Um, I've been working on I'm like, which one do I start with? Huge, obviously on it. So Onyx runtime is a product that we work on. And I do all of the Onyx runtime YouTube channel of videos and content there. And so there's a lot of different things there. And I post about every two weeks at least I try to post every two weeks. And I have one coming up like in this week that I am hoping to get ready and post around something really cool that Onyx runtime data. So we've partnered with Epic Games, to create a neural network inference plugin in Unreal Engine five. And so what this plugin actually does is it allows you to run neural networks or deep learning models within your unreal games. And so there's like a lot of different ways where that's starting to change everything, it's still kind of new, a newer area in the way where you'll see like the big companies like I don't know if you saw the one that NVIDIA did with GTA for photorealism. Or did you see that one?

Pj Metz  50:54
That's just I'm just thinking about all the Unreal Engine five stuff that I've seen lately. And I'm convinced the uncanny valley is about to get shattered, like I can't tell, but I saw one it was like of a Japanese train station. And I felt like I was in Japan. I was, there was amazing. Absolutely,

Brandon Minnick  51:12
let's just call it real engine. Now. They've just really made they made reality. It's incredible.

Cassie Breviu  51:19
They did. Oh, surprising. When you said something about how like, there's still limitation with programming because of physics. Well, in virtual reality, you get to control the physics. And so anything is possible in virtual, right, you literally can create anything that your brain can think of, which is why I love XR and VR so much. And one of the cool things about applying AI into gaming, is that it opens up kind of this new door, and it's very experimental right now. But I feel like we're gonna see a lot of really cool leaps and bounds in that area. And so that's what I'm really excited about for the the new plugin because it makes it so you can use Onyx runtime as your inference engine. And then it has like open CV is a helper, which is another experimental plugin that allows you to do different computer vision tasks within it without having to create the plugins and integrate the open source libraries yourself into the Unreal Engine. So that's something that I'm working on, I'm really excited about and the the thing within it. So like, as I was saying, you know, like there's like the photo realism, one of the ones that I did that you'll be seeing soon is the style transfer. So are you familiar with style transfer, like aI models? So I bet I bet you've seen it, where you had a picture and you had like a Van Gogh or a Monet or something, and it made that picture look like a Van Gogh or Monet, right.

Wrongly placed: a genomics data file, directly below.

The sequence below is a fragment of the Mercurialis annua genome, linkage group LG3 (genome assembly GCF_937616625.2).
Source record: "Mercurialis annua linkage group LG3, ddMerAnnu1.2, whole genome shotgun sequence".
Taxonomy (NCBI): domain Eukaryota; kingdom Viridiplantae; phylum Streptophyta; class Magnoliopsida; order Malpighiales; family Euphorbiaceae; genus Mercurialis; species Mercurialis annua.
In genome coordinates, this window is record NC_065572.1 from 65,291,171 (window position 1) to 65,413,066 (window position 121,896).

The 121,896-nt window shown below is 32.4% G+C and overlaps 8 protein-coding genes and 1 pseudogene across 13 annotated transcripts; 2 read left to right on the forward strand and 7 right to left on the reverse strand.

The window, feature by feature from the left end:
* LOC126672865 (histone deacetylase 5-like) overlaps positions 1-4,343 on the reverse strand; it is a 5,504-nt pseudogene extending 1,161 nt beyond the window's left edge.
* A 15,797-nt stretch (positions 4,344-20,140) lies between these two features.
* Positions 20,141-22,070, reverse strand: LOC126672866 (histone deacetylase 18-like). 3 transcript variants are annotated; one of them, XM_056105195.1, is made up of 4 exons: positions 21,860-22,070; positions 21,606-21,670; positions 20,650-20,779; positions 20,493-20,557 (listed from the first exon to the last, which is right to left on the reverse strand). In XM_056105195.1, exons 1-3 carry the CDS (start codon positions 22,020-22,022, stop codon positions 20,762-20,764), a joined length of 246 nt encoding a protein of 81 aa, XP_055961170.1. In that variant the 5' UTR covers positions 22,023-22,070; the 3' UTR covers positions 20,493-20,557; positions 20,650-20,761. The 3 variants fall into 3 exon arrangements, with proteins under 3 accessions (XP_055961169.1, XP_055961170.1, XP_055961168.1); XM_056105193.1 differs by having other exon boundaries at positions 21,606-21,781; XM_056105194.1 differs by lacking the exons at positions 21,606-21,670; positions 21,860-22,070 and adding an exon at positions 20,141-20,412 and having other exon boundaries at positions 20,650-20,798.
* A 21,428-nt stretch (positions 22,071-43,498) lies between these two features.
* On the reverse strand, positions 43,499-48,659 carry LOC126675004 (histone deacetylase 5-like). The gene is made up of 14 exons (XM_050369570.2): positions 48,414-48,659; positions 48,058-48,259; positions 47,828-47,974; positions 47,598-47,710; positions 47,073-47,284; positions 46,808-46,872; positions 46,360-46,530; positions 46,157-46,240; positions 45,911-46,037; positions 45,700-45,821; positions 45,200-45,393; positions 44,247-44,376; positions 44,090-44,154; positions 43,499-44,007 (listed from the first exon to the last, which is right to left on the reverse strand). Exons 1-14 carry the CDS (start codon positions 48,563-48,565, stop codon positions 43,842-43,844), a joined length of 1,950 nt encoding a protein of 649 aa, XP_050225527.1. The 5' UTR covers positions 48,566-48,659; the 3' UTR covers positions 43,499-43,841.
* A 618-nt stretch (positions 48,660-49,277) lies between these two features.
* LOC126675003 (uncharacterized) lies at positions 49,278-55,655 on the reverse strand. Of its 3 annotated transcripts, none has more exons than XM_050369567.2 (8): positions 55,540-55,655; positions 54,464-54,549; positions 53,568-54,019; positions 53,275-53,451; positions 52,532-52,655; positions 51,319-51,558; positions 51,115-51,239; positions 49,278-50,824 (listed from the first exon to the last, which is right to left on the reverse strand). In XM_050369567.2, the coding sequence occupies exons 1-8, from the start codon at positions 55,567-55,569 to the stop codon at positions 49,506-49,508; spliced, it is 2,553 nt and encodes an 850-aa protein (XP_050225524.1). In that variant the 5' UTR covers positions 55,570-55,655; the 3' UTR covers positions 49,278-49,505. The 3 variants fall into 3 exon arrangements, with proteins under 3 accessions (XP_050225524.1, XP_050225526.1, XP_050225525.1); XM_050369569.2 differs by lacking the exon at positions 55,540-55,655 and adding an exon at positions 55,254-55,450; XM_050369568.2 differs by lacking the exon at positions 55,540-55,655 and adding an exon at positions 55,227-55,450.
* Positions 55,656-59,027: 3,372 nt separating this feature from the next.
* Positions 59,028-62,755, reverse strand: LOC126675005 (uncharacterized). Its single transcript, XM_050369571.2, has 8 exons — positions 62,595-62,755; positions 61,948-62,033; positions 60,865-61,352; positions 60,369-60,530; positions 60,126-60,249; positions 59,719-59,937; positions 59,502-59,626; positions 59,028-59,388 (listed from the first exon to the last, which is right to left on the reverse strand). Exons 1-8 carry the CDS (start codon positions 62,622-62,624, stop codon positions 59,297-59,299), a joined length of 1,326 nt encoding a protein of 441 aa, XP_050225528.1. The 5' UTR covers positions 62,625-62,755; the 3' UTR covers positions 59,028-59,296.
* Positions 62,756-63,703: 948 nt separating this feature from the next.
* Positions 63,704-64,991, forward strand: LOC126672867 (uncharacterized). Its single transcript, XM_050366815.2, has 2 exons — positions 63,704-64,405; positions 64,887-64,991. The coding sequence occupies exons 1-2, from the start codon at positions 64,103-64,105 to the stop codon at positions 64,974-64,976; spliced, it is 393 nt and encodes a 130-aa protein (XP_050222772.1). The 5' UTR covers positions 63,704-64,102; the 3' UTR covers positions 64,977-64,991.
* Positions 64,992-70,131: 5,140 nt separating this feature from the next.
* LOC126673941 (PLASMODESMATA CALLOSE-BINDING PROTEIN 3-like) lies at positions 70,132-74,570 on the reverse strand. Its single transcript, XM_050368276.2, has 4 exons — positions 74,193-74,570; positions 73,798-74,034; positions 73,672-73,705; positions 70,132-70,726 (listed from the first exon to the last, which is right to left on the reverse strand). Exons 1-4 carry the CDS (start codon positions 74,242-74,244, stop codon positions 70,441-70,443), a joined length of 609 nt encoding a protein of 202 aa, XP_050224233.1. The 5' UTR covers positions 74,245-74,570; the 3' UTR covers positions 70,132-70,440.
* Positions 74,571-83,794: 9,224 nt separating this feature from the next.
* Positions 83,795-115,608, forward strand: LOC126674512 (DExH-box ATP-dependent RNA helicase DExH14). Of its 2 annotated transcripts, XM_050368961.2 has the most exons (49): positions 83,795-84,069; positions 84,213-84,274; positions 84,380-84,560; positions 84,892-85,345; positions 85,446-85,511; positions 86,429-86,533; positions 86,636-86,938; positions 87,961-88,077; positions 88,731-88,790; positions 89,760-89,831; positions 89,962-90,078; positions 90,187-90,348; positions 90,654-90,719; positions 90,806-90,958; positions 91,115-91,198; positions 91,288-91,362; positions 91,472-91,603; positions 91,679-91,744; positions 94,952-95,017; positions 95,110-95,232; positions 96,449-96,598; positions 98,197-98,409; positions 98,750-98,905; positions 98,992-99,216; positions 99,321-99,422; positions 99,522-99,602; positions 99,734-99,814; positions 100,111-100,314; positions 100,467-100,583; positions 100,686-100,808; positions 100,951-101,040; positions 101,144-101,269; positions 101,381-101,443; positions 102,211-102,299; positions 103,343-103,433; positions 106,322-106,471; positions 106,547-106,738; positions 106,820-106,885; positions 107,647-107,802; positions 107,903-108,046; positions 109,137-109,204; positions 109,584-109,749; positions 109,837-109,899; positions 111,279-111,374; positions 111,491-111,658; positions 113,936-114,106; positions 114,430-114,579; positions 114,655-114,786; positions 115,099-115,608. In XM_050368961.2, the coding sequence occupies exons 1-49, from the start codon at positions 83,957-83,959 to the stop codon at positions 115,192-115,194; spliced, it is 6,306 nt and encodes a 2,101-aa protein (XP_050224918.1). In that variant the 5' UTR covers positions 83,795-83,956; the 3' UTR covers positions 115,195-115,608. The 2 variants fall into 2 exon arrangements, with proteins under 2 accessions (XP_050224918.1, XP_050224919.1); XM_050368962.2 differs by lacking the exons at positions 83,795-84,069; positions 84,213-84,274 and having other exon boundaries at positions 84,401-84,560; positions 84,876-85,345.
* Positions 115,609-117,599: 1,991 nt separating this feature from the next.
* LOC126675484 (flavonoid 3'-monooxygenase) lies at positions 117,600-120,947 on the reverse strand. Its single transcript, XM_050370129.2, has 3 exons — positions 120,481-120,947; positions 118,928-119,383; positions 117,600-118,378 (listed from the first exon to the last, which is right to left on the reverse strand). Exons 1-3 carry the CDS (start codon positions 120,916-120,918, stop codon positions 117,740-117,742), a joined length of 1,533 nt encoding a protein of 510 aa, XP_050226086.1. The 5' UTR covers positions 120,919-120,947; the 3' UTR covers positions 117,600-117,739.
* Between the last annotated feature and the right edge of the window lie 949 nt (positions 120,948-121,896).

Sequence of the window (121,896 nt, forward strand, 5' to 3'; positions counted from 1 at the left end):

Pj Metz  52:40
Okay. Yeah. Yeah. See, notice? Yeah,

Cassie Breviu  52:43
that's essentially an AI model that's trained in a particular style, it can take your image in, augment it, using something called the Gann. Again, network, generative adversarial network, and then create a new image. Now, though, does the thing that I built does this an unreal using Onyx runtime, but it applies it real time to your game. So you can make your games like in the style of whatever the model has been trained. And so Onyx runtime has this open source library or open model Zoo. So there's tons of different models there that you can just go grab and use. And we have like, like seven different style transfer models, you can just go graph. And so I grabbed those, and I started playing with them and unreal. And this, this took more than two weeks to get to work, by the way. But it did work. And it's really cool, because you can look make it look like a painting, you can make it look like a mosaic. But it's still the vote, the quality of this experiment that I did is still not quite good enough to put in like a production. But I'm excited to release the code and like see someone like some, someone that's smarter than me go figure out how to make it higher resolution and make it more realistic. But it is something that is using Onyx runtime and inferencing in the game at every single tick, which is like kind of insane to think about like that would not be possible with older hardware at

Brandon Minnick  54:04
all. Wow. So So if I understand this correctly, I can almost reskin a game using this. So definitely developers let me add a mod. I can make it look like I'm anywhere real. Right? Super

Pj Metz  54:21
Mario World is now inside of Starry Night.

Cassie Breviu  54:24
Right, exactly. Here. I'm going to show you a quick little sneak peek here. Oh my gosh, yes. With an example. So I have this really basic, unreal scene. So you can see it's just like grass and like cement walls, some stone and some bricks. And then when I would hit play on the Unreal scene, this is applying a picture called rain princess. So if I go to the Onyx model, zoo, I can show you what the actual model was trained on. And it's really cool to see how that happens. But this is like what it was what it would look like and then when you're able to walk through the world and mighty This is a very, very simple game because I just use like the base one from Unreal. And then went in and tried to figure out how to how to make that work.

Brandon Minnick  55:09